Having ( tti‘acted tne attent.on of Mercury Rev producer Daze li‘idiitann there seems no stopping the Fees ‘We worked amazingly well \‘will him and he rust tries to get that psychedelic edge out of us The standout track from their !l(‘\.‘.

the Fries

l/enue, Edinburgh, Mon 16 Oct.

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album though is the brillia'it Supersonic ‘vVaves iCoke And Siiiokcw' a bitinted hip hop lici.’i‘.l)(‘." ieminiscent of' New. Kingdoms '(l‘ieap Thrihs' tone in collaboration saith US tapper/ioon/poin star Kool Keith 'We llibl sent him this letter say-rig the aliens are trying to work out \.'.hat makes the 'illlllcil‘. ."ace tick so they ltlSl s't listening to ll‘t? music we play and taking the drugs \.‘.(‘ do and he seemed to fove it Never has a collaboration felt so apt iPaii; Oaie'

War On Plastic Plants is out on Mon 16 Oct and the single Supersonic 'i"/a~.ces i’Coke Arid Smoke" is out non; both on


preview MUSIC

CLASS CAL Scottish Opera: L'Elisir d'amore

Theatre Royal, Glasgow, 17, 19, 21, 24, 26, 28 Oct; Festival Theatre, Edinburgh, 17 & 18 Nov. There are all sorts of practical reasons ineVitably mainly to do With finance - for opera companies to pull something out of the cupboard and get it back on the stage. But when you are sitting on an investment as successful as Giles Havergal's 1994 production of Doni/etti's L,E/isir d’amore tThe ElleT Of Love), the impetus for revealing it anew is firmly rooted in artistic integrity. For Havergal, the opportunity of working on a reVivaI IS welcome. ’You get a chance to put right some of the things you know were not quite right the first time,' he says. ‘lt's nothing at all to the outside eye, but to me it makes a big difference.’

First time round, the now-risen star Lisa Milne was making her professional debut With Scottish Opera in a relatively minor role, but this time the hugely successful soprano takes the central role of Adina. 'We've worked together quite a lot now,’ says Havergal. ’I always find that l_isa, theatre-Wise, has a kind of natural talent. She sings very naturally and her performances have a real sympathy With whatever part she is playing ' An opera of sharp comedy and heartfelt pathos, L'Elisir d’amore tells of Nemorino, desperate to win Adina's love, buying a love potion from a guack doctor It is, of course, fake and after all sorts of muddles everything ends happily.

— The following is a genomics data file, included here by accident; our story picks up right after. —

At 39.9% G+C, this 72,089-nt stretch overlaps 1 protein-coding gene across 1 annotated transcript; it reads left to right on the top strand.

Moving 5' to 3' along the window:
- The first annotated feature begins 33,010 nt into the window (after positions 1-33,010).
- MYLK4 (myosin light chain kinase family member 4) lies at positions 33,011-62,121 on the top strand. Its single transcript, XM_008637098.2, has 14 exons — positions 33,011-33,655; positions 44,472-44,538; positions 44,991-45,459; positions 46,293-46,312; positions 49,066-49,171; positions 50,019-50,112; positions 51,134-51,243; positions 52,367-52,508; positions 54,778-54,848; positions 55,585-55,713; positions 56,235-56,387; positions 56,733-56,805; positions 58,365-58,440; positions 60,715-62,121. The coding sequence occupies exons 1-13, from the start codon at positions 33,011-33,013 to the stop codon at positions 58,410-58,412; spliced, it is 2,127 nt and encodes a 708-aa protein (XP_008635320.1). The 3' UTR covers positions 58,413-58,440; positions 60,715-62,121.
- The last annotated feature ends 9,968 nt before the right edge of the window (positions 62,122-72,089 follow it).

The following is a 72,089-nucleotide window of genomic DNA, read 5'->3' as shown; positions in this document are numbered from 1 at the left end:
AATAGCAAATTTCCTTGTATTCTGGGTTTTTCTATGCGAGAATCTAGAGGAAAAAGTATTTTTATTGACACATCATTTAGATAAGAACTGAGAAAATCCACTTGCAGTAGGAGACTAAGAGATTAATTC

Hayergal is not only thrilled with Milne, but speaks extremely highly of the others involved. ‘The four or five main principals are playing quite simple characters, but the detail and the nuance have to be there,’ he says. ’The Italian Donato di Stefano as the doctor is wonderful and very, very entertaining He's played the part a lot, but is very open to different ways of doing it ' The opera is one With delightful humanity and, as Havergal says, ‘it's the familiar story of falling in love With the person next door, but wanting to play the field first thilOl Main!

Giles Havergal revels in revival

s 19 ()c'. 2003 THE lIST 49